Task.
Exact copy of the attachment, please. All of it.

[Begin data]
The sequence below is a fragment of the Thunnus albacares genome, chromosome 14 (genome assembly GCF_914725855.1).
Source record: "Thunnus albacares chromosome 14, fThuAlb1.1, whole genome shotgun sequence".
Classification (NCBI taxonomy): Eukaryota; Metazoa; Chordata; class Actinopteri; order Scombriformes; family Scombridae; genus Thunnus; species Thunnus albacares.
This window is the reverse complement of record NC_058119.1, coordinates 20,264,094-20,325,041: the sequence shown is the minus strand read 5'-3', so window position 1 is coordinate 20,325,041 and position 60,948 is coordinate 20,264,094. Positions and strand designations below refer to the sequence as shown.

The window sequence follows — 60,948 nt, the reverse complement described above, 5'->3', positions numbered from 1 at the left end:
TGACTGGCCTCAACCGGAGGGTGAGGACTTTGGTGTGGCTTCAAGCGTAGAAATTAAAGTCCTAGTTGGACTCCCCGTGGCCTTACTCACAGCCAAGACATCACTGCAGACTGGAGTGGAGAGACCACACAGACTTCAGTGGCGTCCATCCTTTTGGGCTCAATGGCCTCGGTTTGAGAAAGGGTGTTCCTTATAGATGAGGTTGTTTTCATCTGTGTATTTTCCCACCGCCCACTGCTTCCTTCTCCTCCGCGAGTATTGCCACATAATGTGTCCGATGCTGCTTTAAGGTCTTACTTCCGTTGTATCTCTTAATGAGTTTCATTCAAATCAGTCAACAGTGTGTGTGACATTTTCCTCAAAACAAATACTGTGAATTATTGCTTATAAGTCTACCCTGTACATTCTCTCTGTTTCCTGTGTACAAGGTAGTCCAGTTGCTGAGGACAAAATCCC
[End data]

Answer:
The sequence below is a fragment of the Thunnus albacares genome, chromosome 14 (genome assembly GCF_914725855.1).
Source record: "Thunnus albacares chromosome 14, fThuAlb1.1, whole genome shotgun sequence".
Classification (NCBI taxonomy): Eukaryota; Metazoa; Chordata; class Actinopteri; order Scombriformes; family Scombridae; genus Thunnus; species Thunnus albacares.
This window is the reverse complement of record NC_058119.1, coordinates 20,264,094-20,325,041: the sequence shown is the minus strand read 5'-3', so window position 1 is coordinate 20,325,041 and position 60,948 is coordinate 20,264,094. Positions and strand designations below refer to the sequence as shown.

The window sequence follows — 60,948 nt, the reverse complement described above, 5'->3', positions numbered from 1 at the left end:
TGACTGGCCTCAACCGGAGGGTGAGGACTTTGGTGTGGCTTCAAGCGTAGAAATTAAAGTCCTAGTTGGACTCCCCGTGGCCTTACTCACAGCCAAGACATCACTGCAGACTGGAGTGGAGAGACCACACAGACTTCAGTGGCGTCCATCCTTTTGGGCTCAATGGCCTCGGTTTGAGAAAGGGTGTTCCTTATAGATGAGGTTGTTTTCATCTGTGTATTTTCCCACCGCCCACTGCTTCCTTCTCCTCCGCGAGTATTGCCACATAATGTGTCCGATGCTGCTTTAAGGTCTTACTTCCGTTGTATCTCTTAATGAGTTTCATTCAAATCAGTCAACAGTGTGTGTGACATTTTCCTCAAAACAAATACTGTGAATTATTGCTTATAAGTCTACCCTGTACATTCTCTCTGTTTCCTGTGTACAAGGTAGTCCAGTTGCTGAGGACAAAATCCC